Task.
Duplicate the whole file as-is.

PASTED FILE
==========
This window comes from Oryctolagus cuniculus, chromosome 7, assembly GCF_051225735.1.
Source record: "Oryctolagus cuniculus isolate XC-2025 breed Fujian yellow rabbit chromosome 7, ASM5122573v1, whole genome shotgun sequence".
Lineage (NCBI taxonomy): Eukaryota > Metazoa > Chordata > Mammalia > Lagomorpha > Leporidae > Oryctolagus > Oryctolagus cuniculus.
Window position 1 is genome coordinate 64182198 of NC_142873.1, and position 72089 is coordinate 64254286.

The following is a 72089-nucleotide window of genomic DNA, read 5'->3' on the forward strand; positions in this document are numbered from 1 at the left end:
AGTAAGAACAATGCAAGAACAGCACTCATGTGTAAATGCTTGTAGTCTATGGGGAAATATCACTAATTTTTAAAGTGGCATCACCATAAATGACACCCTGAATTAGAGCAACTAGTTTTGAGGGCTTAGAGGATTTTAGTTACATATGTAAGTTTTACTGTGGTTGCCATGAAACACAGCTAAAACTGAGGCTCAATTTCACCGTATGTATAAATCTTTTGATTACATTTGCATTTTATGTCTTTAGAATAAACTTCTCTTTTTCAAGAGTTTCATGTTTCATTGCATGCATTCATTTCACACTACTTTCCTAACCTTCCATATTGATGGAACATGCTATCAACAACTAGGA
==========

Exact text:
This window comes from Oryctolagus cuniculus, chromosome 7, assembly GCF_051225735.1.
Source record: "Oryctolagus cuniculus isolate XC-2025 breed Fujian yellow rabbit chromosome 7, ASM5122573v1, whole genome shotgun sequence".
Lineage (NCBI taxonomy): Eukaryota > Metazoa > Chordata > Mammalia > Lagomorpha > Leporidae > Oryctolagus > Oryctolagus cuniculus.
Window position 1 is genome coordinate 64182198 of NC_142873.1, and position 72089 is coordinate 64254286.

The following is a 72089-nucleotide window of genomic DNA, read 5'->3' on the forward strand; positions in this document are numbered from 1 at the left end:
AGTAAGAACAATGCAAGAACAGCACTCATGTGTAAATGCTTGTAGTCTATGGGGAAATATCACTAATTTTTAAAGTGGCATCACCATAAATGACACCCTGAATTAGAGCAACTAGTTTTGAGGGCTTAGAGGATTTTAGTTACATATGTAAGTTTTACTGTGGTTGCCATGAAACACAGCTAAAACTGAGGCTCAATTTCACCGTATGTATAAATCTTTTGATTACATTTGCATTTTATGTCTTTAGAATAAACTTCTCTTTTTCAAGAGTTTCATGTTTCATTGCATGCATTCATTTCACACTACTTTCCTAACCTTCCATATTGATGGAACATGCTATCAACAACTAGGA